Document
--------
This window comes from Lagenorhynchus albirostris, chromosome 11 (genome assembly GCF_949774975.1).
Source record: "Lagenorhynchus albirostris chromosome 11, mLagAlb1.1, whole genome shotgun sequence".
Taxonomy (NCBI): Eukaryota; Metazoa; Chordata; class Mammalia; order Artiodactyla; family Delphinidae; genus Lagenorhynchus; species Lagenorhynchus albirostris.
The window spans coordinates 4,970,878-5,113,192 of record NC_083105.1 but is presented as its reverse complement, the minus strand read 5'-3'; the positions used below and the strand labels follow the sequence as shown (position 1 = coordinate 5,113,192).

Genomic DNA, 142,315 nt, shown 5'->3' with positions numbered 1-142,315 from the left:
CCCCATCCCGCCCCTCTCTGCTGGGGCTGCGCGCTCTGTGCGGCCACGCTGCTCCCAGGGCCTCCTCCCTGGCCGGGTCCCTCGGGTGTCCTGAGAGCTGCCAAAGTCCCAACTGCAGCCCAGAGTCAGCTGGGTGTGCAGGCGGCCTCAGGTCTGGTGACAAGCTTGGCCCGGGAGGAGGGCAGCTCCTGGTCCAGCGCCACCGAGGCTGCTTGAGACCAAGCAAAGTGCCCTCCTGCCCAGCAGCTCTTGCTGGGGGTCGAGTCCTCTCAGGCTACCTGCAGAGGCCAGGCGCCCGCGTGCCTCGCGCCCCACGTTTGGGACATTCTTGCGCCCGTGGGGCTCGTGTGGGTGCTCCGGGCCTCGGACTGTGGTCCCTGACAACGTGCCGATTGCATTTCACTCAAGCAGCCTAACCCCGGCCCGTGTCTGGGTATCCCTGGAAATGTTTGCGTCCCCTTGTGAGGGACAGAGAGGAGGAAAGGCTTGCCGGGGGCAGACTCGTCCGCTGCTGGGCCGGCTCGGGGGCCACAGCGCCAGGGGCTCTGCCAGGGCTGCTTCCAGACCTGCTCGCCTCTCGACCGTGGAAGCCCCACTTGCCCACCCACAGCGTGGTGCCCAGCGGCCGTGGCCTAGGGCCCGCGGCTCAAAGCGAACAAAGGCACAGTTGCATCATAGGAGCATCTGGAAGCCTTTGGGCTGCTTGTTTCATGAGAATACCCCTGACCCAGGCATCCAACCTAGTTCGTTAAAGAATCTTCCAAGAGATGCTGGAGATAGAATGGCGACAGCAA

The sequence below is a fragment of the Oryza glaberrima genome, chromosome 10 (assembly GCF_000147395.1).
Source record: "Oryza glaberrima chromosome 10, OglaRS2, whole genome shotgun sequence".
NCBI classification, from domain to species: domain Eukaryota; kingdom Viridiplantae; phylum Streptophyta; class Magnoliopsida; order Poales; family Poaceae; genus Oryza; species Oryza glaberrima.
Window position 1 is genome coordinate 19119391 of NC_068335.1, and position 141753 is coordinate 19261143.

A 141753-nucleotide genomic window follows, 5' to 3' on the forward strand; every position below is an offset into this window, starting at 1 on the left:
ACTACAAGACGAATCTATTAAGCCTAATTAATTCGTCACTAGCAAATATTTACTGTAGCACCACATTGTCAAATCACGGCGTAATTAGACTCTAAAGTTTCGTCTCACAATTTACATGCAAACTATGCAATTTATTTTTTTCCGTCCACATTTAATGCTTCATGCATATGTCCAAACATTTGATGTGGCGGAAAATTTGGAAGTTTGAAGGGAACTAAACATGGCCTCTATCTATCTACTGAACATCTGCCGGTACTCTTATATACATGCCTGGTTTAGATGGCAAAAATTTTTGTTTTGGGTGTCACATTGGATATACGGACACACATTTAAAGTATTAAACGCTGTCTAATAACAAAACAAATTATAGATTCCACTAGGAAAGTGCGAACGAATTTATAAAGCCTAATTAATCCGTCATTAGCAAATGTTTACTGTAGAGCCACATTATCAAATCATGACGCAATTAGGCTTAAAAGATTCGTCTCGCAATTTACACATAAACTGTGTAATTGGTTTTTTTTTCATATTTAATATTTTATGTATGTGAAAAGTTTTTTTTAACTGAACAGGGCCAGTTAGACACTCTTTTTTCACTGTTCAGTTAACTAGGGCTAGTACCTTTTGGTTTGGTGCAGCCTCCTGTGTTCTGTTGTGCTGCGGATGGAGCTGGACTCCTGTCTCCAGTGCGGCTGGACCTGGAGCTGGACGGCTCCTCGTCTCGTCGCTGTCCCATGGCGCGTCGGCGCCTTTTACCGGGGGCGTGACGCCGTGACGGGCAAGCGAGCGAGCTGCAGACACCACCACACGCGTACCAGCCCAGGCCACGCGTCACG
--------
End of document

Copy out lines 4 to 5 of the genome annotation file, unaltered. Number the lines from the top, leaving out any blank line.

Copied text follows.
The window spans coordinates 4,970,878-5,113,192 of record NC_083105.1 but is presented as its reverse complement, the minus strand read 5'-3'; the positions used below and the strand labels follow the sequence as shown (position 1 = coordinate 5,113,192).

Genomic DNA, 142,315 nt, shown 5'->3' with positions numbered 1-142,315 from the left: